Topic: Ambiguous Communication

Author(s), Title and Publication

Markham, A. (1996). Designing Discourse: A Critical Analysis of Strategic Ambiguity and Workplace Control. Management Communication Quarterly, 9(4), 389-421.


This case study examined how employees of a small design company experienced a work environment of ambiguous communication. Previous studies have suggested that organizational leaders could use strategic ambiguity to encourage multiple viewpoints and amplify existing source attributions. But organizational members may not be able to overcome unequal power relations (e.g., hierarchy, authority) to express opinions freely. This case study investigated employees’ perceptions of and responses to ambiguous communication applied by the management. Data were collected from transcripts of interviews with employees at Far End Design, Inc. (FED), the company’s official documents, and the author’s field notes.

In the FED case, management encouraged autonomy and self-direction, and provided employees with ambiguous descriptions and explanations of job task, project management, and work process. Management’s goal in doing so was to spark freedom and creativity. However, employees experienced a paradoxical contradiction between the stated organizational culture and the everyday lived culture. On one hand, employees reported that they desired direction for work but were unable to obtain it from management. On the other hand, though management refused to provide constructive direction, they did not hesitate to provide humiliating and sometimes vicious feedback if employees were working autonomously. In this complex environment (encouraging self-direction and tight control), the atmosphere in FED was very tense, and employees felt more confusion, fear, and anxiety than freedom and creativity. Instead of offering multiple interpretations, employees understood the message in the way that their managers told them to. Though the employees were aware of the problems of ambiguous communication, they convinced themselves that was natural.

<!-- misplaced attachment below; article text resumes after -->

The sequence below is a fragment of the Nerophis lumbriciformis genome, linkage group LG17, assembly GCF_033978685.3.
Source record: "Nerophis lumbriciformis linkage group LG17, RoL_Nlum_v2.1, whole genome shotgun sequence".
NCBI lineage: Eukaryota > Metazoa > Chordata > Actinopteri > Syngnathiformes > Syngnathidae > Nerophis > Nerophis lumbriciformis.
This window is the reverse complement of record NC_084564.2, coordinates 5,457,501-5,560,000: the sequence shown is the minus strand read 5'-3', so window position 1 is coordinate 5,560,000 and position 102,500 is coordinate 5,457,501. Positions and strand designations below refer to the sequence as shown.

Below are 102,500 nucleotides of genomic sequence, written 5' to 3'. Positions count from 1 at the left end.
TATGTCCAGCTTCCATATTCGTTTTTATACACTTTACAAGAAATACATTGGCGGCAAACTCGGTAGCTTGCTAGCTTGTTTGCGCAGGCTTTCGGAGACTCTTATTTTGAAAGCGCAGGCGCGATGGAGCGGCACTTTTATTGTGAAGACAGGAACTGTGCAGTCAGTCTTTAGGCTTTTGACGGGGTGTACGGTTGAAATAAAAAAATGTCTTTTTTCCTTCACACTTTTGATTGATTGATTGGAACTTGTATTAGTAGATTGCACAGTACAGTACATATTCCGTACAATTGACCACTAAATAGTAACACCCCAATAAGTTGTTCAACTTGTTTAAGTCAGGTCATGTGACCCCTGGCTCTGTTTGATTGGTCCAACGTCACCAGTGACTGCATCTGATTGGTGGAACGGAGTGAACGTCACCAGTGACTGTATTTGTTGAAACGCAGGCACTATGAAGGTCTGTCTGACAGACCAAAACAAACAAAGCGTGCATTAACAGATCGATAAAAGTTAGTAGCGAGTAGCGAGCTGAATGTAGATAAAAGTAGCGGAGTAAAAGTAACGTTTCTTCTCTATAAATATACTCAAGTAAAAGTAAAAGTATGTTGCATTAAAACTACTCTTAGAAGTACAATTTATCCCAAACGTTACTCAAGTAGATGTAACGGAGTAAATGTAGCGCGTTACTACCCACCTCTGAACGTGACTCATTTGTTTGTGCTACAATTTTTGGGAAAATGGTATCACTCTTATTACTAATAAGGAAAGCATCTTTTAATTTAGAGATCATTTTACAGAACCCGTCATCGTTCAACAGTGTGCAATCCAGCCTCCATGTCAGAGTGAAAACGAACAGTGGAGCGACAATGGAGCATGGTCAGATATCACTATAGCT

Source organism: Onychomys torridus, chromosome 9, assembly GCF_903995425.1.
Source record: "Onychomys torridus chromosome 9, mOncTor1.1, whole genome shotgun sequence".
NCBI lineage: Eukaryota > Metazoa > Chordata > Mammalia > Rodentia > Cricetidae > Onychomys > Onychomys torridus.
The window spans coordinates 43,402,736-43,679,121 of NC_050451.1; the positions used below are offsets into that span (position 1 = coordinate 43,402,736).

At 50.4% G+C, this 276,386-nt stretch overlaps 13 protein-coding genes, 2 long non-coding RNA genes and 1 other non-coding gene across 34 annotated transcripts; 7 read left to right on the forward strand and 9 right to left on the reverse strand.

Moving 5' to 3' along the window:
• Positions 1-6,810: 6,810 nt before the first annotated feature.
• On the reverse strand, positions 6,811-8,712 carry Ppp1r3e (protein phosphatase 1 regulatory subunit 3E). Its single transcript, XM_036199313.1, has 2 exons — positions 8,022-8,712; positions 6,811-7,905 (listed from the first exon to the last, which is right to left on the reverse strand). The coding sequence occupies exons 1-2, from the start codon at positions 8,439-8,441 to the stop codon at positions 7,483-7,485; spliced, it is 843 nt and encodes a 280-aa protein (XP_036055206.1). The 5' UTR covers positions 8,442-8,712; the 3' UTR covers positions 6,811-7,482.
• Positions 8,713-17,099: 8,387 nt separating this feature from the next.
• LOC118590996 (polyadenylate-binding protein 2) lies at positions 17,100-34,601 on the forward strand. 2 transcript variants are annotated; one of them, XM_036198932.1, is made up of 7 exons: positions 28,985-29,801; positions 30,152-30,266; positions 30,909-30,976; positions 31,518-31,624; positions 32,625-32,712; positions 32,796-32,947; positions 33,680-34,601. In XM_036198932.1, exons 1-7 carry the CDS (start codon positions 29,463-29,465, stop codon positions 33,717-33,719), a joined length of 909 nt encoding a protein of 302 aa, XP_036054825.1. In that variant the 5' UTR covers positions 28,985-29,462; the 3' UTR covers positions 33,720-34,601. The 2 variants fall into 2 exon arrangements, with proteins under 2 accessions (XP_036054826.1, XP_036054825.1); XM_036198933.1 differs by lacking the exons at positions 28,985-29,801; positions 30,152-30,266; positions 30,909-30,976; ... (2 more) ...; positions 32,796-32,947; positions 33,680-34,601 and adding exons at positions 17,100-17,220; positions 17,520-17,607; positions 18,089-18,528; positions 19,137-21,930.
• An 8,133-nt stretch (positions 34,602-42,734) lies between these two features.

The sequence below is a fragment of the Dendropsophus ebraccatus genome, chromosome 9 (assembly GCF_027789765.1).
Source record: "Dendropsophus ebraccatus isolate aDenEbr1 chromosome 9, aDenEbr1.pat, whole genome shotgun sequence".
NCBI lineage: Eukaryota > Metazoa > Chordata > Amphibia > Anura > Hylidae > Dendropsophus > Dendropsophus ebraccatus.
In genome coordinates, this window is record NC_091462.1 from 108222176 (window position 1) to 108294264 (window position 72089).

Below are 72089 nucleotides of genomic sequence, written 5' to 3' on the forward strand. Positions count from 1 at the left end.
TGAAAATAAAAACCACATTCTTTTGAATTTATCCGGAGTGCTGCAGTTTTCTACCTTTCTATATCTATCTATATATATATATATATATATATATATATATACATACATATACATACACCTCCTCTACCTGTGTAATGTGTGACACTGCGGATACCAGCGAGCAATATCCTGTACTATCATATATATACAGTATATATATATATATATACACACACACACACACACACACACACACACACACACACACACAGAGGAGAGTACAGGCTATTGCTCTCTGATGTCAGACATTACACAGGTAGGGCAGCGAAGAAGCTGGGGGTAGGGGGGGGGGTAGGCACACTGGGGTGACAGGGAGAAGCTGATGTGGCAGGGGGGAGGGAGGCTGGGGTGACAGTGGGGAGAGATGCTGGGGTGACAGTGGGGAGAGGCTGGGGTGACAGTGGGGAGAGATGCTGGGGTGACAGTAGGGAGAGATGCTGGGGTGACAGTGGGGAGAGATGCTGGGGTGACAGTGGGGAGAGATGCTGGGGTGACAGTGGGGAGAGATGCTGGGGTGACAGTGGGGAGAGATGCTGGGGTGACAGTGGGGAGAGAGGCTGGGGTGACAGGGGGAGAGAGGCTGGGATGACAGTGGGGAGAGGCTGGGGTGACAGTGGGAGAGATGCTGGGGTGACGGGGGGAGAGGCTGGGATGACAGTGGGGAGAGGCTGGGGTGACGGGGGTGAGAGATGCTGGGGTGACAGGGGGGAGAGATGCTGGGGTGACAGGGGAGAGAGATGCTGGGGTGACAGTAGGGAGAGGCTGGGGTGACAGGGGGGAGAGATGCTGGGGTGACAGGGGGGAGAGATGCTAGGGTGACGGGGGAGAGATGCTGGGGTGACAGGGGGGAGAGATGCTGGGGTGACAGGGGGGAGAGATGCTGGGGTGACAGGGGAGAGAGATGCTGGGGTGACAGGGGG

Implications for Practice

To strategically use ambiguous communication to encourage employees’ creativity, management might want to 1) give their employees some general standards and directions for work, and 2) encourage employees to express their opinions.

Location of Article

The article is available online at: (abstract free, purchase full article)

Heidy Modarelli handles Growth & Marketing for IPR. She has previously written for Entrepreneur, TechCrunch, The Next Web, and VentureBeat.
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